After reading a tweet this morning from author and industry insider Jason Pinter, my attention was called to an article in the New York Observer that painted what I see as a completely inaccurate picture of young people, specifically assistants, in the publishing industry.
After attending an event at Housing Works Bookstore in SoHo a few weeks back, as well as a YPG (Young to Publishing Group) event in November, I agree — the young publishing crowd is well-pedigreed and poised. When I read the rest of the article, though, I felt so fortunate to be with a company that I love, in a job where I have growth . . . and where I’ve never had to get someone coffee, or answer someone’s phone.
I do think that the article made some valid points, including the fact that people often enter the publishing industry because of a job opening and not their dream job opening, and that the assistant duties have been watered down to intern/administrative-type work, but so what. Everyone should know how to run an office.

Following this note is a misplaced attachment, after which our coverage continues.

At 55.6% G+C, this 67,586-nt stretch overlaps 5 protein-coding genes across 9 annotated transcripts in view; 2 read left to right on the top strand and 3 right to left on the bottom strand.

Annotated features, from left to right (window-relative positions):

The story about the marketing assistant with a desire to break into the editorial end struck me as annoying.
Perhaps I don’t adequately understand the pressure of student loan debt, but if editorial was her dream, she could have waited. And I suppose my biggest issue with her story was her comment about the publicity assistants. Sure, people in PR have more face-time, and might have a different “look,” and maybe I have some weird prejudice against the fashion industry, but I felt her comment dumbed down my side of the industry — book PR.
I know the in-house game is different than where I hold experience — the agency world — but Megan Hustad’s comment about publicity assistants irked me the most. I don’t doubt that she worked hard, in fact, after googling her, I’m sure she did. I also don’t doubt that she encountered assistants of questionable intelligence, but I still don’t agree with her comment on any ground. See below (directly taken from the piece in the New York Observer).
“Editorial assistants look down on publicity assistants to overcompensate for the fact that publicity assistants typically work saner hours, enjoy more opportunities for advancement,” Megan Hustad, a onetime assistant who has worked as an editor at various houses, told The Observer in an email. “And yet, in the editorial assistant’s mind, publicity assistants are stupider. Oh, the ironies.
Even in an agency, my hours are far from sane, the work is far from easy . . . and stupid (which I realize she points out is an opinion of the editorial assistant in general. . . and hopefully not her own)? I beg to differ.
Walk a mile in my shoes — which tomorrow might be flats, but today were an unfortunately ugly pair of Ugg boots — and we’ll talk hours and stupidity.